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Heavy Fighting in Afghanistan

April 19, 1999

KABUL, Afghanistan (AP) _ The ruling Taliban religious militia and Shiite Muslim opponents have engaged in heavy fighting in the snowy mountain passes of central Afghanistan, opposition soldiers said today.

The Shiite party Hezb-e-Wahadat reported heavy fighting west of Bamiyan city, 60 miles west of the capital of Kabul, in an area that is under Taliban control. The Taliban, who practice a harsh brand of Islamic law, control 90 percent of Afghanistan.

Members of the Shiite group, contacted by satellite phone, had no immediate reports of casualties.

Hezb-e-Wahadat is linked to the anti-Taliban alliance, based in the small area in the north still under its control. Much of the population of the central province of Bamiyan comes from Afghanistan’s Shiite minority.

At the bus depot in Kabul, a busload of Bamiyan residents arrived Monday, many of them after fleeing the fighting on foot across the snowbound mountain passes carrying children, blankets and a few meager belongings.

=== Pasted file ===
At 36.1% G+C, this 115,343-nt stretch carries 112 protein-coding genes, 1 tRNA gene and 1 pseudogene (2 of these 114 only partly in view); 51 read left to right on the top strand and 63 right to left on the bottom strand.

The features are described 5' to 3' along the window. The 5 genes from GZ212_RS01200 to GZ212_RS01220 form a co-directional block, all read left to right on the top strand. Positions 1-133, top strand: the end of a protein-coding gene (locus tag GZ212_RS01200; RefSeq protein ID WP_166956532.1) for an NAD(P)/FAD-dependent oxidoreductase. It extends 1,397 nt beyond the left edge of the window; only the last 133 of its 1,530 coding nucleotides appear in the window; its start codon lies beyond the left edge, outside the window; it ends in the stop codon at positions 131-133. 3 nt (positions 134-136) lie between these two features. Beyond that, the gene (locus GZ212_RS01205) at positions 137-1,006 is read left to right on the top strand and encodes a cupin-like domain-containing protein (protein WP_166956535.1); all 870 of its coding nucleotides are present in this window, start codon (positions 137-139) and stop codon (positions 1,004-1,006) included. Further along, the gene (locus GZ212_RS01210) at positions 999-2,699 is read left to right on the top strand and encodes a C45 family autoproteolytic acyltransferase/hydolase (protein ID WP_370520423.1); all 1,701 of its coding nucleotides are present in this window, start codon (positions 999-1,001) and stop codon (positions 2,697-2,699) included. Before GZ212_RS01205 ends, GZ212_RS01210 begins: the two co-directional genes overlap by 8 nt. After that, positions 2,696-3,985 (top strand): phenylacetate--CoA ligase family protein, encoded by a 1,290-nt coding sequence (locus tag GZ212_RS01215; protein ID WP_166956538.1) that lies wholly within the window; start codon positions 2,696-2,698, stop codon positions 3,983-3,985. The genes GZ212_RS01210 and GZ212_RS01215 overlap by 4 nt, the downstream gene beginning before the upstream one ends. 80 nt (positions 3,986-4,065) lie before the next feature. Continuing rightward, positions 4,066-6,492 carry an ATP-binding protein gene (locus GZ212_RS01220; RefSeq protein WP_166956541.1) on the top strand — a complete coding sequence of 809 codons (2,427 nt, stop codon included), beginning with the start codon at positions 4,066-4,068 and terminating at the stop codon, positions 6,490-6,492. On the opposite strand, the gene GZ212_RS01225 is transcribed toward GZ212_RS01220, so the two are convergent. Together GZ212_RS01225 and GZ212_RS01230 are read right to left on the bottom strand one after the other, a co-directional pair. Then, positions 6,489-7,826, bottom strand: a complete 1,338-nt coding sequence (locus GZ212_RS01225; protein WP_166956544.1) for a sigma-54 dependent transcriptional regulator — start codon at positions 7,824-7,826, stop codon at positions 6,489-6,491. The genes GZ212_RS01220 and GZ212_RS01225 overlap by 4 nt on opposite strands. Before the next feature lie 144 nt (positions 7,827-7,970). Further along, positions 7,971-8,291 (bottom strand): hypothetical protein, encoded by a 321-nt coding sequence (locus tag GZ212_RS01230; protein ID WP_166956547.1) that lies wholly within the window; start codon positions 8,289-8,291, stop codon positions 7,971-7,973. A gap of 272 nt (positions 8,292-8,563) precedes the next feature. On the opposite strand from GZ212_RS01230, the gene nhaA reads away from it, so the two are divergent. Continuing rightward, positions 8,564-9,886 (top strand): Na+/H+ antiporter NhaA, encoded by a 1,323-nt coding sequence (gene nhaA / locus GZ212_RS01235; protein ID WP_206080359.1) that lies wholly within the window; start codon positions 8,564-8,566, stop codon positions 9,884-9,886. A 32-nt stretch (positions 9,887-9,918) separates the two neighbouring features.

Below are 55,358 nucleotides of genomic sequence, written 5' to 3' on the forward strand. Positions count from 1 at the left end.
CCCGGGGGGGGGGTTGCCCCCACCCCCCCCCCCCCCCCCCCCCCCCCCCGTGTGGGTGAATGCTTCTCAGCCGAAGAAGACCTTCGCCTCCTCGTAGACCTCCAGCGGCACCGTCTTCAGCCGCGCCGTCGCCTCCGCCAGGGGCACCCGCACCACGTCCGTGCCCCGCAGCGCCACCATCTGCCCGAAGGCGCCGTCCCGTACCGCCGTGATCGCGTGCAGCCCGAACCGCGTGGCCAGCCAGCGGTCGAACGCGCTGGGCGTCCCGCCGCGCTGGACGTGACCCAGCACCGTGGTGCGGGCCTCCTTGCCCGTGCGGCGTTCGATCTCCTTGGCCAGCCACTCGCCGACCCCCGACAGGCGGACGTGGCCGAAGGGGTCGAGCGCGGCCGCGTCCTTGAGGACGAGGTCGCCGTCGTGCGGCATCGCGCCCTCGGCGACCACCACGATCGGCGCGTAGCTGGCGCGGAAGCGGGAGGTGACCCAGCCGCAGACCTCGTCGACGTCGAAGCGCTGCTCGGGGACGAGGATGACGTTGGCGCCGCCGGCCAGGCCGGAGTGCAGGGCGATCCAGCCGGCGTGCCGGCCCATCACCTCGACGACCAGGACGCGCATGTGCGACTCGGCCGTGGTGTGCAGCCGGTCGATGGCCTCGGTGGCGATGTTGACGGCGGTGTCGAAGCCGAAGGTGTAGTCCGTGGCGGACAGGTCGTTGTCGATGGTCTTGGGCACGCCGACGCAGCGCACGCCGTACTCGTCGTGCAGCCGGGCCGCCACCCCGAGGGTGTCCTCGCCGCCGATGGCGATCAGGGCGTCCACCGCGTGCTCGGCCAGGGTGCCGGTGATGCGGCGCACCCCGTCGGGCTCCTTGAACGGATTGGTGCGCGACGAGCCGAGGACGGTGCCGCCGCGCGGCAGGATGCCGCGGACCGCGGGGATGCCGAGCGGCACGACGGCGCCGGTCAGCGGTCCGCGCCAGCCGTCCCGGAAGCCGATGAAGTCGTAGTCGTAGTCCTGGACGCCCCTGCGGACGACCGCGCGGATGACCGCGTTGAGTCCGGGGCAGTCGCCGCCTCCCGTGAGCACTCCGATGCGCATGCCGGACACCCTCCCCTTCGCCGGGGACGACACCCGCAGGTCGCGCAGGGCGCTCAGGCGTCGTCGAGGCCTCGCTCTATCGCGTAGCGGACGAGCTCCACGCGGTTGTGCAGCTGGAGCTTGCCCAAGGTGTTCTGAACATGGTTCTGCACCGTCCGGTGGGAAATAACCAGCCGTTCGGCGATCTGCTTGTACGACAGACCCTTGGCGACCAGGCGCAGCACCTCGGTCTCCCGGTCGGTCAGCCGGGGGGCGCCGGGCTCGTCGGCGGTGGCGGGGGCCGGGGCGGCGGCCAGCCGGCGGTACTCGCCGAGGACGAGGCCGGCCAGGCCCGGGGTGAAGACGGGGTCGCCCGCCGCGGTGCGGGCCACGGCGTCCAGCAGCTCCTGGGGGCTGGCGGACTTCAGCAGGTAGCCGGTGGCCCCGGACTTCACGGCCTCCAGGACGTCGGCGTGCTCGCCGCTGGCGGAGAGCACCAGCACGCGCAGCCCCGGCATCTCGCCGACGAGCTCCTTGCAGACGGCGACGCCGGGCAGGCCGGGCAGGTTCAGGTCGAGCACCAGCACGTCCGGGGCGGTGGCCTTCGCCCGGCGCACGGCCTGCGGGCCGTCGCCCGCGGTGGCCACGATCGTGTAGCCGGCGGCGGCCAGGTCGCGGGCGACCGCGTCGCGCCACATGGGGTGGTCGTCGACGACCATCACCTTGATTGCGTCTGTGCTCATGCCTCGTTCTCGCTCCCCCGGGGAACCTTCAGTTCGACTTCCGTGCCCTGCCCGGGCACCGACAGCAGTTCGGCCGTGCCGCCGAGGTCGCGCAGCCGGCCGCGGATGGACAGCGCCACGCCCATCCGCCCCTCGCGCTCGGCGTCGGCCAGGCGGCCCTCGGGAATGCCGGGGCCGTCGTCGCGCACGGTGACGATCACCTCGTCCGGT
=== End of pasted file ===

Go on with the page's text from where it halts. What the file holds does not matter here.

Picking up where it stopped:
``I don’t know what to do here, but I couldn’t stay there ... We don’t care whether it is Taliban or Hezb-e-Wahadat we just want them to stop fighting,″ said Mohammed Nabi, a Shiite from the Hazara ethnic group.

Hezb-e-Wahadat also claimed that in Urzgan province, which neighbors Bamiyan, opposition forces pushed the Taliban out of the Shahristan district.

A Taliban spokesman, Abdul Hai Muttmain, denied the claim.

There were also reports of heavy bombing by Taliban jets in several northern areas. Witnesses said several jet fighters took off early Monday from Kabul.

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